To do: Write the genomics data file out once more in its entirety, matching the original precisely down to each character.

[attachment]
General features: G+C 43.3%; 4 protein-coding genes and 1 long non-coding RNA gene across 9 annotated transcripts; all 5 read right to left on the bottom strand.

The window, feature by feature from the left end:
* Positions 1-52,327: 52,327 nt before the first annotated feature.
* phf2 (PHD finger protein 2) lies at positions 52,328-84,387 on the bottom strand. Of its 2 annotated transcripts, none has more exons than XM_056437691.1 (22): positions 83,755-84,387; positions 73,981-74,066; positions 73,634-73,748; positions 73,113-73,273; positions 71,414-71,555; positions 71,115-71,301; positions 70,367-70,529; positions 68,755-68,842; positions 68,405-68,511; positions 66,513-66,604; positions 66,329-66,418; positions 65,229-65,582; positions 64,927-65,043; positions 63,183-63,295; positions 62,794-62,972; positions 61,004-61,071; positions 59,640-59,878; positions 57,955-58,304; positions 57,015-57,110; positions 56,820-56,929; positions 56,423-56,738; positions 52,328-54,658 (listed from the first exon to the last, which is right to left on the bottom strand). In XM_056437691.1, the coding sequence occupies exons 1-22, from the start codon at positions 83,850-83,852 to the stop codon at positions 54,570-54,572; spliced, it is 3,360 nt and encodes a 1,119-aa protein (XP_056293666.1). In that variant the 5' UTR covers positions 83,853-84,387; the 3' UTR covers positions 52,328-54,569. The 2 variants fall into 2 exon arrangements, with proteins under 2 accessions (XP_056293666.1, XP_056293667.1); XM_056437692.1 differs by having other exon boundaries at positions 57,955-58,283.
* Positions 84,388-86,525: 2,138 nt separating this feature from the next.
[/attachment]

General features: G+C 43.3%; 4 protein-coding genes and 1 long non-coding RNA gene across 9 annotated transcripts; all 5 read right to left on the bottom strand.

The window, feature by feature from the left end:
* Positions 1-52,327: 52,327 nt before the first annotated feature.
* phf2 (PHD finger protein 2) lies at positions 52,328-84,387 on the bottom strand. Of its 2 annotated transcripts, none has more exons than XM_056437691.1 (22): positions 83,755-84,387; positions 73,981-74,066; positions 73,634-73,748; positions 73,113-73,273; positions 71,414-71,555; positions 71,115-71,301; positions 70,367-70,529; positions 68,755-68,842; positions 68,405-68,511; positions 66,513-66,604; positions 66,329-66,418; positions 65,229-65,582; positions 64,927-65,043; positions 63,183-63,295; positions 62,794-62,972; positions 61,004-61,071; positions 59,640-59,878; positions 57,955-58,304; positions 57,015-57,110; positions 56,820-56,929; positions 56,423-56,738; positions 52,328-54,658 (listed from the first exon to the last, which is right to left on the bottom strand). In XM_056437691.1, the coding sequence occupies exons 1-22, from the start codon at positions 83,850-83,852 to the stop codon at positions 54,570-54,572; spliced, it is 3,360 nt and encodes a 1,119-aa protein (XP_056293666.1). In that variant the 5' UTR covers positions 83,853-84,387; the 3' UTR covers positions 52,328-54,569. The 2 variants fall into 2 exon arrangements, with proteins under 2 accessions (XP_056293666.1, XP_056293667.1); XM_056437692.1 differs by having other exon boundaries at positions 57,955-58,283.
* Positions 84,388-86,525: 2,138 nt separating this feature from the next.